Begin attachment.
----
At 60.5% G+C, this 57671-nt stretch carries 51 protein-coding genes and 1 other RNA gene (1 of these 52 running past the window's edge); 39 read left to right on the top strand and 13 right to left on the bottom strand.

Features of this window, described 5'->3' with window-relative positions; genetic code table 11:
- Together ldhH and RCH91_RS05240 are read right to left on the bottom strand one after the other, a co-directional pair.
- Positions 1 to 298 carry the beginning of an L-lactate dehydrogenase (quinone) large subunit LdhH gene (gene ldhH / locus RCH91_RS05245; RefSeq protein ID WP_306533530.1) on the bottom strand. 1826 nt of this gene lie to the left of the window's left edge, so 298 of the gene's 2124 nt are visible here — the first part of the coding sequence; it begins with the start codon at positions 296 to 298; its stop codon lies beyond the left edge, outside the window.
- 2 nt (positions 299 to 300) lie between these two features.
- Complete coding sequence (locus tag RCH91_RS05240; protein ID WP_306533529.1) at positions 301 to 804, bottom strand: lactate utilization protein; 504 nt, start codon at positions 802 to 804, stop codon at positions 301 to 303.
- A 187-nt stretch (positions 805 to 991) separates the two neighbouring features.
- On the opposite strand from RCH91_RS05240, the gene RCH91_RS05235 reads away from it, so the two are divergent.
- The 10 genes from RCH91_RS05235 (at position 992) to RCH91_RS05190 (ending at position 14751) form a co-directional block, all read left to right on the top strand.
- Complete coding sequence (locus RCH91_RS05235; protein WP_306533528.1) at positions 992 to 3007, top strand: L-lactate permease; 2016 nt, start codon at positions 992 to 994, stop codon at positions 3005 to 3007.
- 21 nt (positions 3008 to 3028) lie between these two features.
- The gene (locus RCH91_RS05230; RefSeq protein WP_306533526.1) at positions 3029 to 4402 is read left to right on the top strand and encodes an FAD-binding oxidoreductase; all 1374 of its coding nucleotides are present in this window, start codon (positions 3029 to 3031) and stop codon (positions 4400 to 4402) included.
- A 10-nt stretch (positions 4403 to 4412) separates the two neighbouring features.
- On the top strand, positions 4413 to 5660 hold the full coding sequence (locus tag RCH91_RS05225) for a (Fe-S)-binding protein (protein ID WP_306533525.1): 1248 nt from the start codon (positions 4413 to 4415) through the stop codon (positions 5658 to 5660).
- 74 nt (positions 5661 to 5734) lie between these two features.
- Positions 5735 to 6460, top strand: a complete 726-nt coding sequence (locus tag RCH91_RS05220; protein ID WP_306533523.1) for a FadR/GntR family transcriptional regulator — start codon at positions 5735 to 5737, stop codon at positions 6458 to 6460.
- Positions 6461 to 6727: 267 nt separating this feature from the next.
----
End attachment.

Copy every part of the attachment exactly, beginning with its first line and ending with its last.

At 60.5% G+C, this 57671-nt stretch carries 51 protein-coding genes and 1 other RNA gene (1 of these 52 running past the window's edge); 39 read left to right on the top strand and 13 right to left on the bottom strand.

Features of this window, described 5'->3' with window-relative positions; genetic code table 11:
- Together ldhH and RCH91_RS05240 are read right to left on the bottom strand one after the other, a co-directional pair.
- Positions 1 to 298 carry the beginning of an L-lactate dehydrogenase (quinone) large subunit LdhH gene (gene ldhH / locus RCH91_RS05245; RefSeq protein ID WP_306533530.1) on the bottom strand. 1826 nt of this gene lie to the left of the window's left edge, so 298 of the gene's 2124 nt are visible here — the first part of the coding sequence; it begins with the start codon at positions 296 to 298; its stop codon lies beyond the left edge, outside the window.
- 2 nt (positions 299 to 300) lie between these two features.
- Complete coding sequence (locus tag RCH91_RS05240; protein ID WP_306533529.1) at positions 301 to 804, bottom strand: lactate utilization protein; 504 nt, start codon at positions 802 to 804, stop codon at positions 301 to 303.
- A 187-nt stretch (positions 805 to 991) separates the two neighbouring features.
- On the opposite strand from RCH91_RS05240, the gene RCH91_RS05235 reads away from it, so the two are divergent.
- The 10 genes from RCH91_RS05235 (at position 992) to RCH91_RS05190 (ending at position 14751) form a co-directional block, all read left to right on the top strand.
- Complete coding sequence (locus RCH91_RS05235; protein WP_306533528.1) at positions 992 to 3007, top strand: L-lactate permease; 2016 nt, start codon at positions 992 to 994, stop codon at positions 3005 to 3007.
- 21 nt (positions 3008 to 3028) lie between these two features.
- The gene (locus RCH91_RS05230; RefSeq protein WP_306533526.1) at positions 3029 to 4402 is read left to right on the top strand and encodes an FAD-binding oxidoreductase; all 1374 of its coding nucleotides are present in this window, start codon (positions 3029 to 3031) and stop codon (positions 4400 to 4402) included.
- A 10-nt stretch (positions 4403 to 4412) separates the two neighbouring features.
- On the top strand, positions 4413 to 5660 hold the full coding sequence (locus tag RCH91_RS05225) for a (Fe-S)-binding protein (protein ID WP_306533525.1): 1248 nt from the start codon (positions 4413 to 4415) through the stop codon (positions 5658 to 5660).
- 74 nt (positions 5661 to 5734) lie between these two features.
- Positions 5735 to 6460, top strand: a complete 726-nt coding sequence (locus tag RCH91_RS05220; protein ID WP_306533523.1) for a FadR/GntR family transcriptional regulator — start codon at positions 5735 to 5737, stop codon at positions 6458 to 6460.
- Positions 6461 to 6727: 267 nt separating this feature from the next.